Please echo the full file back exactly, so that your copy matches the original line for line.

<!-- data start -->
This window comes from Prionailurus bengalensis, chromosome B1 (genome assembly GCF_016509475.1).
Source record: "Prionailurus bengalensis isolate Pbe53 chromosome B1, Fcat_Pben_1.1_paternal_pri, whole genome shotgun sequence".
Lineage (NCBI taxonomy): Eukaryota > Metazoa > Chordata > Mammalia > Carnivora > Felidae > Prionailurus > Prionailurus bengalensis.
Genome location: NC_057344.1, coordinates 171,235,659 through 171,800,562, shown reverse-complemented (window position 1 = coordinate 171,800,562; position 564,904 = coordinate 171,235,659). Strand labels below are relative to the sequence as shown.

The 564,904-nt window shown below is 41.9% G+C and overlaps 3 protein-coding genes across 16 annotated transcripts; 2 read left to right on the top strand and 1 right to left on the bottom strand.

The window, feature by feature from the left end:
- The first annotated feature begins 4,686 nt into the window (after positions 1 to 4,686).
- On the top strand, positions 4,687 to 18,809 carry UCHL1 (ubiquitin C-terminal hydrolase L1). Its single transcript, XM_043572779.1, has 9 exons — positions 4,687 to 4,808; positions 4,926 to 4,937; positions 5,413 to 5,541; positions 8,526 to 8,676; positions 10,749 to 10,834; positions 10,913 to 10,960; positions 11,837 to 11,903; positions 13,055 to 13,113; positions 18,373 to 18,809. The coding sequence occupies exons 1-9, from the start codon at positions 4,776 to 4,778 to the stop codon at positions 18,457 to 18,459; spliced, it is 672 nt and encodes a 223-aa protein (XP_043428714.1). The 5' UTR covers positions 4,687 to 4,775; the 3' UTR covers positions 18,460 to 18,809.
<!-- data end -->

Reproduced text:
This window comes from Prionailurus bengalensis, chromosome B1 (genome assembly GCF_016509475.1).
Source record: "Prionailurus bengalensis isolate Pbe53 chromosome B1, Fcat_Pben_1.1_paternal_pri, whole genome shotgun sequence".
Lineage (NCBI taxonomy): Eukaryota > Metazoa > Chordata > Mammalia > Carnivora > Felidae > Prionailurus > Prionailurus bengalensis.
Genome location: NC_057344.1, coordinates 171,235,659 through 171,800,562, shown reverse-complemented (window position 1 = coordinate 171,800,562; position 564,904 = coordinate 171,235,659). Strand labels below are relative to the sequence as shown.

The 564,904-nt window shown below is 41.9% G+C and overlaps 3 protein-coding genes across 16 annotated transcripts; 2 read left to right on the top strand and 1 right to left on the bottom strand.

The window, feature by feature from the left end:
- The first annotated feature begins 4,686 nt into the window (after positions 1 to 4,686).
- On the top strand, positions 4,687 to 18,809 carry UCHL1 (ubiquitin C-terminal hydrolase L1). Its single transcript, XM_043572779.1, has 9 exons — positions 4,687 to 4,808; positions 4,926 to 4,937; positions 5,413 to 5,541; positions 8,526 to 8,676; positions 10,749 to 10,834; positions 10,913 to 10,960; positions 11,837 to 11,903; positions 13,055 to 13,113; positions 18,373 to 18,809. The coding sequence occupies exons 1-9, from the start codon at positions 4,776 to 4,778 to the stop codon at positions 18,457 to 18,459; spliced, it is 672 nt and encodes a 223-aa protein (XP_043428714.1). The 5' UTR covers positions 4,687 to 4,775; the 3' UTR covers positions 18,460 to 18,809.